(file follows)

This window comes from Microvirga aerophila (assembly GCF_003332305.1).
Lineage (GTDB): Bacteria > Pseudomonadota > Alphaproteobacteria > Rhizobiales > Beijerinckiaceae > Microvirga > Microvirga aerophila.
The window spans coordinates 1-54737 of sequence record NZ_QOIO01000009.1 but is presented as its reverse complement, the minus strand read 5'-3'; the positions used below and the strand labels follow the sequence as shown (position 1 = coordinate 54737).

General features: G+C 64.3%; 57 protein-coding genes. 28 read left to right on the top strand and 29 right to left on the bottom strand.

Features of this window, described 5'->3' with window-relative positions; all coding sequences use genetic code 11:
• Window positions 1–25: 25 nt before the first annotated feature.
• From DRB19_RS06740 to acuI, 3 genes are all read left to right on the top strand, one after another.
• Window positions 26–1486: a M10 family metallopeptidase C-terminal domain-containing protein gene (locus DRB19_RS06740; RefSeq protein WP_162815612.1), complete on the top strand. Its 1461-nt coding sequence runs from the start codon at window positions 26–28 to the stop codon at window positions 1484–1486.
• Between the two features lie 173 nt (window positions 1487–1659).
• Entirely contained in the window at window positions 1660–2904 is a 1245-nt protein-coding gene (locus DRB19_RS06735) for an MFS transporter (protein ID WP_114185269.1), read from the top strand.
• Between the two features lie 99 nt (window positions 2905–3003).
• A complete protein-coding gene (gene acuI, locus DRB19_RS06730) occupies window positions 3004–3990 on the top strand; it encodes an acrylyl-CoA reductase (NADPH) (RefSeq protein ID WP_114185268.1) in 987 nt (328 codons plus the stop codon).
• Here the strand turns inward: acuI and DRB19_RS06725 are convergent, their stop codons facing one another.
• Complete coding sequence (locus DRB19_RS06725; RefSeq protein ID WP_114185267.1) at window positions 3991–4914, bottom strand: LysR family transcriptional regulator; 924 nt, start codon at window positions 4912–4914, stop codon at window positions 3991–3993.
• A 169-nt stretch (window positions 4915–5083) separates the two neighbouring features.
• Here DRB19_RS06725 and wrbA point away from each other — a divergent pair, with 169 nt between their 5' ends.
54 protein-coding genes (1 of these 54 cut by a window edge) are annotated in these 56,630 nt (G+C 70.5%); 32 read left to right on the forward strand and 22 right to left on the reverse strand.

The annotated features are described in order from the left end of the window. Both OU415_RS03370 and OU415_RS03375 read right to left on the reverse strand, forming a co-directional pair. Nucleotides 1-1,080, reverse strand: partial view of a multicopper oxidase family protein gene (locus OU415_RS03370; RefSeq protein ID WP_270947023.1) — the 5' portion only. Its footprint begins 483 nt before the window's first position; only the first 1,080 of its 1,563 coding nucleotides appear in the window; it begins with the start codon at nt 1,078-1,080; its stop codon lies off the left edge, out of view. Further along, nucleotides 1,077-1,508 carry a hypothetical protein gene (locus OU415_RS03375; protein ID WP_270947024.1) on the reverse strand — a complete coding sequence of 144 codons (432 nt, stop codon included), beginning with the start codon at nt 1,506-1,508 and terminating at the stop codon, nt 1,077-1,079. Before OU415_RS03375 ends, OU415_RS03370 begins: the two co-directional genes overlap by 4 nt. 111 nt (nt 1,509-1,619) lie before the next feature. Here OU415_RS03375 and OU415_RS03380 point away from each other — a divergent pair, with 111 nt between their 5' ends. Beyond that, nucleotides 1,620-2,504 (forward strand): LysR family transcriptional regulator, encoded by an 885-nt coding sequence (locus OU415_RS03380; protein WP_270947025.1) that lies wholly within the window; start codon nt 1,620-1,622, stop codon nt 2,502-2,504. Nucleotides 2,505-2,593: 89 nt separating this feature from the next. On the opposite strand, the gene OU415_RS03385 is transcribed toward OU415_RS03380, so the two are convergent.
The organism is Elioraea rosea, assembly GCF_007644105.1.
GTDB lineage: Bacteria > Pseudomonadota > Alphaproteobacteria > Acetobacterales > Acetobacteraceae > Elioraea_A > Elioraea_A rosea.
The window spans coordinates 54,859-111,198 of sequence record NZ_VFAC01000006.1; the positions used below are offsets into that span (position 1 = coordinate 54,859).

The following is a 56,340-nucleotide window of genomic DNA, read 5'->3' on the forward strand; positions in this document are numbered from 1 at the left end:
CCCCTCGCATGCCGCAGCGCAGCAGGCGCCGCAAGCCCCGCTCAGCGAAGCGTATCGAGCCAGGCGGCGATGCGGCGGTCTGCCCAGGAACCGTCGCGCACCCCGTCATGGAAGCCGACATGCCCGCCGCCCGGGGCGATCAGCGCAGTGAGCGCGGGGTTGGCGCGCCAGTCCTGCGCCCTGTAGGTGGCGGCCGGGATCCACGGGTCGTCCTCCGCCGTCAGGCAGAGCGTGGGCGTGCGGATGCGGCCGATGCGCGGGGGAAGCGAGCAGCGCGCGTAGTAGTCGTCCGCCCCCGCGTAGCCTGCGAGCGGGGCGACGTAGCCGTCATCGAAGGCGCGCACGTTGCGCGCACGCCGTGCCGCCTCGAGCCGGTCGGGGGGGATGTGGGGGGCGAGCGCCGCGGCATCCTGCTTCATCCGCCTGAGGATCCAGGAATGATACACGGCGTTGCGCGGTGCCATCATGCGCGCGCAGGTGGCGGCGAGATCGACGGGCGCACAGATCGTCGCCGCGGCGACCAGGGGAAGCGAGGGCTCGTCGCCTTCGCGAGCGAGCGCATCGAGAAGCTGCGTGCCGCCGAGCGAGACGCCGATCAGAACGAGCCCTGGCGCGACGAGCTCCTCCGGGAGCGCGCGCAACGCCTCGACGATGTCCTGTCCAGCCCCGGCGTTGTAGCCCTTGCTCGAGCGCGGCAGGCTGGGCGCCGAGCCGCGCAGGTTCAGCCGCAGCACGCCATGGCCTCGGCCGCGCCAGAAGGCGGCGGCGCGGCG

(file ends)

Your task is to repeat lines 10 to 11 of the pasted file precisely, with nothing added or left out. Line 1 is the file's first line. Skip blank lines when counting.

• Entirely contained in the window at window positions 1660–2904 is a 1245-nt protein-coding gene (locus DRB19_RS06735) for an MFS transporter (protein ID WP_114185269.1), read from the top strand.
• Between the two features lie 99 nt (window positions 2905–3003).